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Playing in a Key
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March 13, 2015 - 7:56 pm
Member Since: March 13, 2015
Forum Posts: 1
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I have been trying to learn the fiddle. But the thing that has got me confused is what someone means when they are saying they are playing in a certain key. How do I learn the keys. I know the fingering, but I can not understand learning this. Most people who explain this, explains like I have been playing the fiddle for years. Any help would be appreciated.

Ponta Grossa, Paraná - Brazil

March 13, 2015 - 8:50 pm
Member Since: November 19, 2012
Forum Posts: 220
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Someone correct me if I'm wrong, but...

In my conception, a Chord is a combination of notes that harmonize between each other, and most of the times these notes are all in the same scale/key.

Taking for example the G chord in the guitar - it's the G note, plus it's fifth (D), plus it's octave (g). That doesn't mean that it has to follow that specific order. It's normal to see chords using fourths, seconds, thirds and so on.

What I do to find out what key is a song in, is look for the lowest note in the song. It's usually also the one that is repeated the most. i.e. Bach's First Cello Suite is in the key of G, because G is the lowest note played.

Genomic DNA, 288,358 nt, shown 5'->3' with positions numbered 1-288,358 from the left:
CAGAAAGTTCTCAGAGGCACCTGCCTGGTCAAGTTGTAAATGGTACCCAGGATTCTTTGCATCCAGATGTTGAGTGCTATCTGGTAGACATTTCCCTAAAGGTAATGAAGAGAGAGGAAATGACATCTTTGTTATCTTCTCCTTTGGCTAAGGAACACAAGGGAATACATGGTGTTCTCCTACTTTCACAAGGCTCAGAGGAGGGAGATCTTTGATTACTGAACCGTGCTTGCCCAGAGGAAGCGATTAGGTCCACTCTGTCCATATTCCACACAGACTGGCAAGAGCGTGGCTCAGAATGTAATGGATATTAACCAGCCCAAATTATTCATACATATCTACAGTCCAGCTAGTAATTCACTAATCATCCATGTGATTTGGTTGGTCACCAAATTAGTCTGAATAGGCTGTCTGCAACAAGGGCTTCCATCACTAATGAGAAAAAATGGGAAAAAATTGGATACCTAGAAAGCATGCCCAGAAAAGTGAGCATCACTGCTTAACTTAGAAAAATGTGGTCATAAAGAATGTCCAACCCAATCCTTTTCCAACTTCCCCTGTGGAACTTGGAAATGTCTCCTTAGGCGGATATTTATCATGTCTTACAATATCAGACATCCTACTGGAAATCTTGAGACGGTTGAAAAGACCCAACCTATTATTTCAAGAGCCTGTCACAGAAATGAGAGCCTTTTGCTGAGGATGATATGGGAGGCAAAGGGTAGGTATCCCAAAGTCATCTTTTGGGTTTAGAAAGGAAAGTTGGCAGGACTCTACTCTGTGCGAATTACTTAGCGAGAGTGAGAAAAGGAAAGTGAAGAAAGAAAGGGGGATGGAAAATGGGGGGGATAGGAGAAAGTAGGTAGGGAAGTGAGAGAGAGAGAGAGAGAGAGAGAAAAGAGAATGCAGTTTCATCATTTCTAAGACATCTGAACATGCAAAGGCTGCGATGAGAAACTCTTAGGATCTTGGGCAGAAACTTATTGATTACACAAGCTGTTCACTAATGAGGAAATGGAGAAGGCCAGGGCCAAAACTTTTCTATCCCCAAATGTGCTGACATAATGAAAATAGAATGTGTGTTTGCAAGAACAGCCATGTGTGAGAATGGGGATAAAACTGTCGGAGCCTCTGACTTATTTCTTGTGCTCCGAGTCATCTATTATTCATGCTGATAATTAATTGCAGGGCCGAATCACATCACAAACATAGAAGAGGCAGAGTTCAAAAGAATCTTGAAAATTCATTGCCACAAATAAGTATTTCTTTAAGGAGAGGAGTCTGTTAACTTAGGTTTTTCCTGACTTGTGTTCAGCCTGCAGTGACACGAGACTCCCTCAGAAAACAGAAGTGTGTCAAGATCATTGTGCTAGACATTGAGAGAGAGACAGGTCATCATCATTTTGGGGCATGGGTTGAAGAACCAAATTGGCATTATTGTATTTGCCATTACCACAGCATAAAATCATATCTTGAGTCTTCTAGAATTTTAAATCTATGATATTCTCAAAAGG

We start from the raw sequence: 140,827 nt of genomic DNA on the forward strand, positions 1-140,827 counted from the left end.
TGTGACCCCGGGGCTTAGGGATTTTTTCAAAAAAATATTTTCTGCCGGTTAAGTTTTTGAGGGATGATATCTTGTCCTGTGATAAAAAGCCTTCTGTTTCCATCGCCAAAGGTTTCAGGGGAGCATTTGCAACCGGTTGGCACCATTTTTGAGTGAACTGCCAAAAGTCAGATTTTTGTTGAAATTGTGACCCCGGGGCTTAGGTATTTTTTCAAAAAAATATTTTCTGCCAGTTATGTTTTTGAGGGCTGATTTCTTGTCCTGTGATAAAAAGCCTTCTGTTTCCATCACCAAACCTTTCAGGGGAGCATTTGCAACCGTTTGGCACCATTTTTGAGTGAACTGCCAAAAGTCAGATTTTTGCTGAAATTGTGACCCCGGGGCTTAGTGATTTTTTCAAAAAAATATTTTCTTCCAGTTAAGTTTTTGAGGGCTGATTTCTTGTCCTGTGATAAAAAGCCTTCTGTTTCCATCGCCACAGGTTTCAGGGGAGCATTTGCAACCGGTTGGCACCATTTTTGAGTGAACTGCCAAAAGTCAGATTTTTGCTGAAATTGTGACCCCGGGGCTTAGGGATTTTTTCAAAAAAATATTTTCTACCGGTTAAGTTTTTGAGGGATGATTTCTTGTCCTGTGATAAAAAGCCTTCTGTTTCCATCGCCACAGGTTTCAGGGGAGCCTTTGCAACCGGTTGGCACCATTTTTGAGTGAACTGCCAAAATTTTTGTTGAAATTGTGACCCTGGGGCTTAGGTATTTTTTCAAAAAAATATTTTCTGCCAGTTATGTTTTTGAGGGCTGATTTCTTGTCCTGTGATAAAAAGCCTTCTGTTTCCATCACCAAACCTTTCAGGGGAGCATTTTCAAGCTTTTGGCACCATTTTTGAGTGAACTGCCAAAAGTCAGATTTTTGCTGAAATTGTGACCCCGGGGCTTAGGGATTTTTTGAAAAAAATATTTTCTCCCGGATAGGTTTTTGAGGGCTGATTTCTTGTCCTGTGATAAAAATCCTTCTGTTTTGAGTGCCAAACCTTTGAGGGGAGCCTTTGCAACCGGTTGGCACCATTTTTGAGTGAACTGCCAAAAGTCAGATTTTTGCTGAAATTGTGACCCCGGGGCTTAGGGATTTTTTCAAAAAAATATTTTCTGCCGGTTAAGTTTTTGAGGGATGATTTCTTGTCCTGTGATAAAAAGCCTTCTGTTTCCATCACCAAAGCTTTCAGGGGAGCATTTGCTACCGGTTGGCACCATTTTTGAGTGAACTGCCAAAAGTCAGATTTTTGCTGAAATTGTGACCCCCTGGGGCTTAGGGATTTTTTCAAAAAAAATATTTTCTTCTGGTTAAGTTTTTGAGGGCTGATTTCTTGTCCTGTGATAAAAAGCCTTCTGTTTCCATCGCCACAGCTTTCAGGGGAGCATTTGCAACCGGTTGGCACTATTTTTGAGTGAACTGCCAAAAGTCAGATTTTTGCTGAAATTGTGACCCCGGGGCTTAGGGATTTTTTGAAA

Hope it helps, and again, if I'm wrong, someone please correct me.

Skype: augustoad Email: Phone number/whatsapp: +55 42 9861-4084. I'd be happy to talk anything fiddle-related to anyone! :)


March 13, 2015 - 8:57 pm
Member Since: March 14, 2012
Forum Posts: 1642
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Hi Collins:

In very simple terms, the key -- or key signature, as it's called on the musical staff -- refers to which notes are played sharp or flat, if any, throughout a given tune or song.

When playing a scale, the key dictates which note you start and end on, as well as which notes you will play sharp or flat on the way up and down.

Any given tune/song can be played in pretty much any key (I won't get into modes, which is related but something to learn later on). Changing the key changes how high the highest note in the tune/song is and how low the lowest note is. Being able to play a tune in different keys is important if, for example, you will be backing up a singer. One particular key might fit the singer's vocal range better than another.

Here are a couple of good references for you:

The concept of musical keys is way more complicated than my simple explanation, but those are the main points that you need to know, IMHO. I hope that helps. I'm sure others will weigh in with better explanations.

Welcome to the forum! -- Diane

When the work's all done and the sun's settin' low,

I pull out my fiddle and I rosin up the bow.

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